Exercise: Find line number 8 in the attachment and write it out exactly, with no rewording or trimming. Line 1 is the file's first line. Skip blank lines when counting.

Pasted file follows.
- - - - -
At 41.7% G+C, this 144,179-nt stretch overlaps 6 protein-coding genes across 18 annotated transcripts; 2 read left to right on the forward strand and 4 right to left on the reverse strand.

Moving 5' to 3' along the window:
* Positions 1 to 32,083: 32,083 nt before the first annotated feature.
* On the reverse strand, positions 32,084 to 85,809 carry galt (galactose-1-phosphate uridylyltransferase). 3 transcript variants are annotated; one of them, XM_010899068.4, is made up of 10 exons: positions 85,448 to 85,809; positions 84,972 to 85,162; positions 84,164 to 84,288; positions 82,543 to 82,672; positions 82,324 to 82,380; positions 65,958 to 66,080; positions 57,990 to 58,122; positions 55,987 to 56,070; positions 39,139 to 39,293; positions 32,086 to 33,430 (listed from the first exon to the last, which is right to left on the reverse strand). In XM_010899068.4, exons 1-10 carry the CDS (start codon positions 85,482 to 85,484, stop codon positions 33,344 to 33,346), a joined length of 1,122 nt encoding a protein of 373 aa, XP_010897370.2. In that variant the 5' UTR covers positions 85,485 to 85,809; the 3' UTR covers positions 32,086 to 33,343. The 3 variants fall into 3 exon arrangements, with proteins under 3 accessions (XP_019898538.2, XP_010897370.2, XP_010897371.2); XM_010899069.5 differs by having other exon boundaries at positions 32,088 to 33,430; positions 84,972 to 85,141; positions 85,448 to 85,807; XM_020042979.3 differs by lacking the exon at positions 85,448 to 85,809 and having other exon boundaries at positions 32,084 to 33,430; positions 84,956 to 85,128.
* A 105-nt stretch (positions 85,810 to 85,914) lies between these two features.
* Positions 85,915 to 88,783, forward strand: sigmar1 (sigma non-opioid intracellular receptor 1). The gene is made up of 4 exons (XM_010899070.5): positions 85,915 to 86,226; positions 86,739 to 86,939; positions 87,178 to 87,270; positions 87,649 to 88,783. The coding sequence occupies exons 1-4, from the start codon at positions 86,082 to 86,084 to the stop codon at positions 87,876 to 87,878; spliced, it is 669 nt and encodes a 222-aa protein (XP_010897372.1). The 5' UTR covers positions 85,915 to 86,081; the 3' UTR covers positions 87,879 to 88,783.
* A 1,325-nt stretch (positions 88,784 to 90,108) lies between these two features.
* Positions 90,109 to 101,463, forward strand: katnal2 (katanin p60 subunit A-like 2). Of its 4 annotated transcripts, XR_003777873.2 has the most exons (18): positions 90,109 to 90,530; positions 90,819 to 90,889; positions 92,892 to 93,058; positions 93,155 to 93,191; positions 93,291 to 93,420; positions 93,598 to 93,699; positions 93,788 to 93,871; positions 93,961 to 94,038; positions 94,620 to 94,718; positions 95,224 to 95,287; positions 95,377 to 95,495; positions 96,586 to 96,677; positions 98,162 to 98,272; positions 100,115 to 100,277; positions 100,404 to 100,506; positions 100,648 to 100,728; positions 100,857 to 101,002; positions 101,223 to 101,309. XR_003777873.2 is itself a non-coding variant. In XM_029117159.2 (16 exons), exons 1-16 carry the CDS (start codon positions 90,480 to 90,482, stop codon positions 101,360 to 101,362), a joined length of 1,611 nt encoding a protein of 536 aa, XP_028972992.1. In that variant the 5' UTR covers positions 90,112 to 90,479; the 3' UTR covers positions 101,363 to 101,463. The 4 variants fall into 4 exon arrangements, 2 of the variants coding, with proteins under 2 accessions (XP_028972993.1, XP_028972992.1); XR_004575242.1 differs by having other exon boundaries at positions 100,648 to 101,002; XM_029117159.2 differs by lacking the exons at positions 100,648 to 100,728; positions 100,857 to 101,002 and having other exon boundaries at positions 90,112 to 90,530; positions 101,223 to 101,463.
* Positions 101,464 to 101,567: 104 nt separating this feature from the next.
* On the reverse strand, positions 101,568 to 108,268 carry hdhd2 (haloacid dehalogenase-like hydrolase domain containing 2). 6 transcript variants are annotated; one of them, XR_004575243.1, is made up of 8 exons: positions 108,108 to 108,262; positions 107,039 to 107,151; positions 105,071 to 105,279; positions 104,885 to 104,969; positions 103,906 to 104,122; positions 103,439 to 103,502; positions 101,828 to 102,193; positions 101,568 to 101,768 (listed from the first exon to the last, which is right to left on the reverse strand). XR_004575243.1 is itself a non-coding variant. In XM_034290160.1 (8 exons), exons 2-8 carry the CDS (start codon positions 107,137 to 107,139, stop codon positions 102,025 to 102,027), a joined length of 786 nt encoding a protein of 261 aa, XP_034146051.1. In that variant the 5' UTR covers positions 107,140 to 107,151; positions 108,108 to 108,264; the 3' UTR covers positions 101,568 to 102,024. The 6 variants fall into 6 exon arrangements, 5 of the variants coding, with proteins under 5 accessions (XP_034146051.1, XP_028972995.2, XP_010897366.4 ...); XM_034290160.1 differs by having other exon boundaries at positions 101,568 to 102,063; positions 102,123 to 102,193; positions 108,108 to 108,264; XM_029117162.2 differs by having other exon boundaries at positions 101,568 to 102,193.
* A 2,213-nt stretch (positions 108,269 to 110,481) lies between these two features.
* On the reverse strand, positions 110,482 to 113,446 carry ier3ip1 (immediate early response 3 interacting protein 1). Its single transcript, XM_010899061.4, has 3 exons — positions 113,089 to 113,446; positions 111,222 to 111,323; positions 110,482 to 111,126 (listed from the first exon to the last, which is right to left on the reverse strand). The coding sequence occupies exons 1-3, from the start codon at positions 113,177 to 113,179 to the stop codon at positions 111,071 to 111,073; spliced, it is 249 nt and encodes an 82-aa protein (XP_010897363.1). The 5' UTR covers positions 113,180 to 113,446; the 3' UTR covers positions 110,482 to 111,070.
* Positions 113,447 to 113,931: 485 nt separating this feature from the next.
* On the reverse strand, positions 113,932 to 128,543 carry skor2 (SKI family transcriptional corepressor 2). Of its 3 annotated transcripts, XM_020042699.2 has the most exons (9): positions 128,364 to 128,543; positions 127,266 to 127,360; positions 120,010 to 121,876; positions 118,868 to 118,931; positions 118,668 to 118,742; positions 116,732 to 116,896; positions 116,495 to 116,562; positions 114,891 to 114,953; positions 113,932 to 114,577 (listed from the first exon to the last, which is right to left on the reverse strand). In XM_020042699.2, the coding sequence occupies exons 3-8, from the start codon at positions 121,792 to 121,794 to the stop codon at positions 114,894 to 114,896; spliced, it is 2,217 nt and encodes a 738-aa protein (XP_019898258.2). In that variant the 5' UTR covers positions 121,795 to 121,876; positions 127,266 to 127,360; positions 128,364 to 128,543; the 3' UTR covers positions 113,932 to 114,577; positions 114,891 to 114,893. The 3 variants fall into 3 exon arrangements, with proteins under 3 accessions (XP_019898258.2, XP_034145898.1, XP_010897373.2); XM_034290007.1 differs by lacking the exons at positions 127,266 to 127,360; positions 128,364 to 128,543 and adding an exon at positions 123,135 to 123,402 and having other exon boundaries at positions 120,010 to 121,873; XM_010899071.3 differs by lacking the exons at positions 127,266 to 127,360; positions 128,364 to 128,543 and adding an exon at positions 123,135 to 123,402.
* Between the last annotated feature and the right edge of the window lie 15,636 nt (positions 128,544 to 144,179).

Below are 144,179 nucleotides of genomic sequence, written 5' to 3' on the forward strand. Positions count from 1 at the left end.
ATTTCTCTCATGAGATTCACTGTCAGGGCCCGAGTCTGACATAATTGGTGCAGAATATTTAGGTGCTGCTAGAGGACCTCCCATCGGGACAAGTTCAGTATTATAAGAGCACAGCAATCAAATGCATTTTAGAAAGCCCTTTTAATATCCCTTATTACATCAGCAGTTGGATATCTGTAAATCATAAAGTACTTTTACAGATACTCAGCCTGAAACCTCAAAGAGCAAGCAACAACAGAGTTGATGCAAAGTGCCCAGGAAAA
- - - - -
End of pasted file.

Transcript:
* Positions 90,109 to 101,463, forward strand: katnal2 (katanin p60 subunit A-like 2). Of its 4 annotated transcripts, XR_003777873.2 has the most exons (18): positions 90,109 to 90,530; positions 90,819 to 90,889; positions 92,892 to 93,058; positions 93,155 to 93,191; positions 93,291 to 93,420; positions 93,598 to 93,699; positions 93,788 to 93,871; positions 93,961 to 94,038; positions 94,620 to 94,718; positions 95,224 to 95,287; positions 95,377 to 95,495; positions 96,586 to 96,677; positions 98,162 to 98,272; positions 100,115 to 100,277; positions 100,404 to 100,506; positions 100,648 to 100,728; positions 100,857 to 101,002; positions 101,223 to 101,309. XR_003777873.2 is itself a non-coding variant. In XM_029117159.2 (16 exons), exons 1-16 carry the CDS (start codon positions 90,480 to 90,482, stop codon positions 101,360 to 101,362), a joined length of 1,611 nt encoding a protein of 536 aa, XP_028972992.1. In that variant the 5' UTR covers positions 90,112 to 90,479; the 3' UTR covers positions 101,363 to 101,463. The 4 variants fall into 4 exon arrangements, 2 of the variants coding, with proteins under 2 accessions (XP_028972993.1, XP_028972992.1); XR_004575242.1 differs by having other exon boundaries at positions 100,648 to 101,002; XM_029117159.2 differs by lacking the exons at positions 100,648 to 100,728; positions 100,857 to 101,002 and having other exon boundaries at positions 90,112 to 90,530; positions 101,223 to 101,463.